Pandemic squashes Oscars’ already diminishing relevancy


"Academy Award Winner" by Dave_B_ is licensed under CC BY 2.0

The latest line of setbacks face the Academy Awards on April 25 as award shows struggle to put on a relevant and entertaining broadcast.

As anyone who’s suffered through buffering virtual calls knows, Zoom is beginning to overstay its welcome. Since face-to-face ceremonies have been postponed, most have found themselves turning to digital alternatives, including award shows. Through video lag ad questionable celebrity turnout, pulling off the Oscars this year will be a story worthy of a best picture itself.

The Academy can look to its fellow award shows for help, but then again, maybe not. The Golden Globes were met with their own set of challenges during their broadcast back in February. Winner Daniel Kaluuya’s acceptance speech was muted, Jason Sudeikis won in a sweatshirt at a black tie event, and hosts Amy Poehler and Tina Fey did their best to humor the empty crowd with varying results, since they themselves were in separate theaters with one in New York and the other in Beverly Hills. 

The Grammy’s opted for an in-person but socially distanced affair. Despite some strong performances, many viewers found the ceremony awkward and uncomfortable even at the best of times. The show spawned memes and video edits emphasizing the blunders of the night, such as cars passing by in the background of acceptance speeches since guests were moved outside as per CDC requests.

Trying to learn from these past mistakes, the Academy announced that their event would be 100 percent in-person. This received backlash from those concerned with safety protocols and how foreign nominees would attend. Many celebrities commented that they didn’t think it was worth going to the Oscars just to cover their faces with masks or appear only on screen. Later, the Academy announced they would make exceptions for those who couldn’t make it physically to attend on Zoom, taking them back to square one.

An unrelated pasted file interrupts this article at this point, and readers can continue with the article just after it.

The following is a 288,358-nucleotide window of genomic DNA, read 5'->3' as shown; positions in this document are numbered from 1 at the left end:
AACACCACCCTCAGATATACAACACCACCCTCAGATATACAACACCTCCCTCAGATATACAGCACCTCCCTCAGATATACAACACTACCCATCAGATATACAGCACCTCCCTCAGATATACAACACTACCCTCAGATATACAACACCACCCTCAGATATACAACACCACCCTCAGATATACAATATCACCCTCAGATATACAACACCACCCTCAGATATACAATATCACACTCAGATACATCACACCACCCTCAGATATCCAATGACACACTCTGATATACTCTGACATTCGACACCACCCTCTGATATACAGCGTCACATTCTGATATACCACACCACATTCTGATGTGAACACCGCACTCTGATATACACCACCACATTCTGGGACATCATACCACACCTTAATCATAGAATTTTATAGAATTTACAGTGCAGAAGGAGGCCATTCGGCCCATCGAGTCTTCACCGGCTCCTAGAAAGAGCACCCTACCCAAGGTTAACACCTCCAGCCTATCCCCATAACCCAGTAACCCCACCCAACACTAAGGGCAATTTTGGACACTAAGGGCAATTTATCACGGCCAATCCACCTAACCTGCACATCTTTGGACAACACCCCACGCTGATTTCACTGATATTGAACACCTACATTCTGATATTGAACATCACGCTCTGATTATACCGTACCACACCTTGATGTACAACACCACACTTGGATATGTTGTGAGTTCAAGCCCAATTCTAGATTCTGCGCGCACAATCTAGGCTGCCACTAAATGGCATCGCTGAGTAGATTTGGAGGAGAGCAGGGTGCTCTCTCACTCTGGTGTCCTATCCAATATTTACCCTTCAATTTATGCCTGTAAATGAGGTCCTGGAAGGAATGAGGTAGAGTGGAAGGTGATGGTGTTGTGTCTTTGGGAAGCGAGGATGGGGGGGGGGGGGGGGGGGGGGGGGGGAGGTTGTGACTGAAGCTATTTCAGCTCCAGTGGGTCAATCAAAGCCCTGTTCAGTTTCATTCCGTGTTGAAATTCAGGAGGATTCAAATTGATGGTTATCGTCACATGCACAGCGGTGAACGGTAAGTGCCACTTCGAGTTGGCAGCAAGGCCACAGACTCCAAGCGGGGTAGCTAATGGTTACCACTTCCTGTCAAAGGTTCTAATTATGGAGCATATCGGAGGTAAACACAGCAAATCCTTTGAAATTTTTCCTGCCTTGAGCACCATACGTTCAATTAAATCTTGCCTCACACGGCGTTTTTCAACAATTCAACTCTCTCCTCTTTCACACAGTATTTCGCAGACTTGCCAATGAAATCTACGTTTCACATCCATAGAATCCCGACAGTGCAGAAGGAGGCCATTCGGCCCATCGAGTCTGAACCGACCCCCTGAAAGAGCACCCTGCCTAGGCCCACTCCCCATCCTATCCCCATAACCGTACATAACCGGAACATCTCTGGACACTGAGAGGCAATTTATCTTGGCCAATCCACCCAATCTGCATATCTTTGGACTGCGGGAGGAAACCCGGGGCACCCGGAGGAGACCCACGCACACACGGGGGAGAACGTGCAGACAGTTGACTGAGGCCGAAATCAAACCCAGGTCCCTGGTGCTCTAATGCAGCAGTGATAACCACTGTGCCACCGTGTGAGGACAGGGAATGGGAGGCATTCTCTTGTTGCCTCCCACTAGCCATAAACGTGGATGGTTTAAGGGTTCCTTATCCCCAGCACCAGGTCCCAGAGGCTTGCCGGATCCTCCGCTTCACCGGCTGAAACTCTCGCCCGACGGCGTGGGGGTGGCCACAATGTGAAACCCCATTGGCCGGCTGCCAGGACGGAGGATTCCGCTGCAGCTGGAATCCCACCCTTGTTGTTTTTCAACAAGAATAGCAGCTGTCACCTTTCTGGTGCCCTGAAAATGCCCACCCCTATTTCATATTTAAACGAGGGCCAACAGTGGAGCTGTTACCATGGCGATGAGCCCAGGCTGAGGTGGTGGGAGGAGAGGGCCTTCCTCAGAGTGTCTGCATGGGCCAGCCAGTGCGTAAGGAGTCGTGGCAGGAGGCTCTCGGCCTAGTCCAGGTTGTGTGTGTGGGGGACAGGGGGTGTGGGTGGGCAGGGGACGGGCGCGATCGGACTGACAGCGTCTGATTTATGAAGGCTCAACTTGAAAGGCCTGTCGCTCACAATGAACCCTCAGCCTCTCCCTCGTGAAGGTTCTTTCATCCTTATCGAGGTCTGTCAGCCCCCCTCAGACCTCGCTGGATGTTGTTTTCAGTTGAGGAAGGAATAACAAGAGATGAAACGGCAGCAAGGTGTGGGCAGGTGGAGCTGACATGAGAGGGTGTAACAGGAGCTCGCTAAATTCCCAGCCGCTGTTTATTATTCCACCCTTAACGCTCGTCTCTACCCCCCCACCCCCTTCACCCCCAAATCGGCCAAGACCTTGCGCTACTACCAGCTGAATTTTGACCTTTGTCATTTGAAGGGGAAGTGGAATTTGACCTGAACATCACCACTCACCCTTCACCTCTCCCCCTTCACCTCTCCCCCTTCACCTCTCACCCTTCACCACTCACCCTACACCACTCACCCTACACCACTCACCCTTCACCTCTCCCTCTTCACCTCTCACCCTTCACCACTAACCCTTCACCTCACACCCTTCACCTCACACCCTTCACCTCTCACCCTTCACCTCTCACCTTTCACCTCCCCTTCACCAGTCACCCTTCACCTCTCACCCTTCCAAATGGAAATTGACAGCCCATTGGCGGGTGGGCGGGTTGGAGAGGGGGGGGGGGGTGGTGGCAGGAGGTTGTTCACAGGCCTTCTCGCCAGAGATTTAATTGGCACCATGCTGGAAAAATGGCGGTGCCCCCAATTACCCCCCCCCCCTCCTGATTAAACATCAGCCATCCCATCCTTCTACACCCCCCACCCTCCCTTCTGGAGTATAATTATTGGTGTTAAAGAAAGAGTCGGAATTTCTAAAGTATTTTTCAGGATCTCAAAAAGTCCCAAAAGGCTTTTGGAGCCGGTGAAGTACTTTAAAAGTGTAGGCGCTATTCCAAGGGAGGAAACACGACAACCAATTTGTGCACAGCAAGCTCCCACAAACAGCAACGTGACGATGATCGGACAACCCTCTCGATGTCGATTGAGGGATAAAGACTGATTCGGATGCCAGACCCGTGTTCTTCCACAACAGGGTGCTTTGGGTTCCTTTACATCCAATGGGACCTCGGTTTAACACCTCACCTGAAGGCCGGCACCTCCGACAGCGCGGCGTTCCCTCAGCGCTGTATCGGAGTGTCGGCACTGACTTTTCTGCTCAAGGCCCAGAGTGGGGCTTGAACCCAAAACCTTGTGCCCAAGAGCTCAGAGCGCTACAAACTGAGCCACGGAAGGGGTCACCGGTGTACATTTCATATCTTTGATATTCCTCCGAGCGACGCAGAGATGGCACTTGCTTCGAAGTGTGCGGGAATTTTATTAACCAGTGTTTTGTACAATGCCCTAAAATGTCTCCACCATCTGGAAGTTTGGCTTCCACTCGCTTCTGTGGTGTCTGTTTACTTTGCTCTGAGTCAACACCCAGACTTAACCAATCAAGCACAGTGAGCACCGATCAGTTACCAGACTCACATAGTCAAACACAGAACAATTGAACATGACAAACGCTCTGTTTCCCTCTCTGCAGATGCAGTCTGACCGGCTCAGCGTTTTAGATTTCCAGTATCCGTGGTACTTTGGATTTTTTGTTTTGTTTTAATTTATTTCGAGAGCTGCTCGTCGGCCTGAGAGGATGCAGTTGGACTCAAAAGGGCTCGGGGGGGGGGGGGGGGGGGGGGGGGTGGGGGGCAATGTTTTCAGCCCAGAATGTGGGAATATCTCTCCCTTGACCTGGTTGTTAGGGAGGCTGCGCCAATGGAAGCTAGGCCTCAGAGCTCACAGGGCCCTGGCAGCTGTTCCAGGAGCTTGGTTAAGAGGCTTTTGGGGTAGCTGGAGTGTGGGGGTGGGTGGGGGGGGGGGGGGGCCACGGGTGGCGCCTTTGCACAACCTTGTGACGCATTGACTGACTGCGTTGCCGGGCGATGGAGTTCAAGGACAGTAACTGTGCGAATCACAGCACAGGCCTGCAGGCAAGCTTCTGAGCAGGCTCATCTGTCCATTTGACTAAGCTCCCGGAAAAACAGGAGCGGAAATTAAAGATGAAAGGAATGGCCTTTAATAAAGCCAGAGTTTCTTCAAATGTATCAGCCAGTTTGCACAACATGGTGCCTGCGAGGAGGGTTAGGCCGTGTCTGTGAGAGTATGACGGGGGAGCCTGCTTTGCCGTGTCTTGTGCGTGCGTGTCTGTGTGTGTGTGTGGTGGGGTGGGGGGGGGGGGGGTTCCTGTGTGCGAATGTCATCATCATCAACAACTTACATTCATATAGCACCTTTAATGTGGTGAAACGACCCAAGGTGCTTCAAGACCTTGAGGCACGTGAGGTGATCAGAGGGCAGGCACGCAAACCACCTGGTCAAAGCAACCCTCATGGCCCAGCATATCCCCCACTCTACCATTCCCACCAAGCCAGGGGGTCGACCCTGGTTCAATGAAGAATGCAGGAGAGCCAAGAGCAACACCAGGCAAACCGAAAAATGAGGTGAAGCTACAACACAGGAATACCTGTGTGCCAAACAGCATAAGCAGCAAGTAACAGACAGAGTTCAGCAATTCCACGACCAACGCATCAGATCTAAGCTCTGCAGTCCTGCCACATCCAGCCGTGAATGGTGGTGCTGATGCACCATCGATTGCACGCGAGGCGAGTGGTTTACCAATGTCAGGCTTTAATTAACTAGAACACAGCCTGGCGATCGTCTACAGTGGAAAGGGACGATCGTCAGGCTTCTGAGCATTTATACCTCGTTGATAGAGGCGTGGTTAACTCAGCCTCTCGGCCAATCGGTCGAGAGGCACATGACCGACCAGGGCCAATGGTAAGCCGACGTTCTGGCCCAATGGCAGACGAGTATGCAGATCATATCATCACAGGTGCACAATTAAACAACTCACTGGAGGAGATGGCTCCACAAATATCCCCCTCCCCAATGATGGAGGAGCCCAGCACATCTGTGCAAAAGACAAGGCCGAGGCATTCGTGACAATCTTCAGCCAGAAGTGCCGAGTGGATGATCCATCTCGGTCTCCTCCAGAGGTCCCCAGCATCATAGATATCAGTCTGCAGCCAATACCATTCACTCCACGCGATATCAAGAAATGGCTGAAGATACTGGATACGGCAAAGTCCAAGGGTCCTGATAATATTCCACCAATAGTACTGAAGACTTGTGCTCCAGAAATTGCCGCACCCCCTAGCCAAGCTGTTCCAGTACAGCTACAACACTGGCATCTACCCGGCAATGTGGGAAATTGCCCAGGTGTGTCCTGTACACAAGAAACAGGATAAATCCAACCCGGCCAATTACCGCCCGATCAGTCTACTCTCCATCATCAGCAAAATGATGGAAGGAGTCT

The Oscars have been hurting since before the pandemic, only now the wounds are more present. Last year, the Oscars drew in the lowest ratings of its history with 23.6 million viewers. Battling the #MeToo scandal, racial backlash over its nominees and host controversy, it is safe to say that the Academy Awards has been facing a declining relevance in America.

This applies to all award shows it seems, as most students asked about the Grammys and the Golden Globes admitted they didn’t even watch it and hadn’t heard much about it.

Viewers might tune in if their favorite movies or actors were nominated, but this seems like a long shot this year. With theaters shut down in March 2020, the highly anticipated movies and performances were delayed, leaving the Oscars with nominations that resemble the Sundance film festival more than a culmination of pop culture.

Junior Manuela Delgado enjoyed the Grammys despite some awkward moments, but admits that she thinks the Oscars will be harder to tackle. She says problems won’t stem from just the COVID guidelines “but more from the films that were produced last year. Even though [the Academy] extended the deadline by two months, not a lot could get done and the nominations are super limited.”

The question also remains about whether the Oscars and award shows like it are appropriate this year. 2020 dealt a lot of people a bad hand, including unemployment and COVID related deaths and illnesses. It seems like celebrating fictional movies and congratulating rich celebrities falls flat following a year of unprecedented struggle in America. It comes across as pointless and a little silly when students in the country can’t even eat lunch in the cafeteria without being six feet apart.

The Oscars have been the benchmark of creative achievement since 1929, outlasting the Great Depression and two world wars. Getting through the trials of the pandemic may be just what the Academy needs to bounce back, but until then, the show must go on.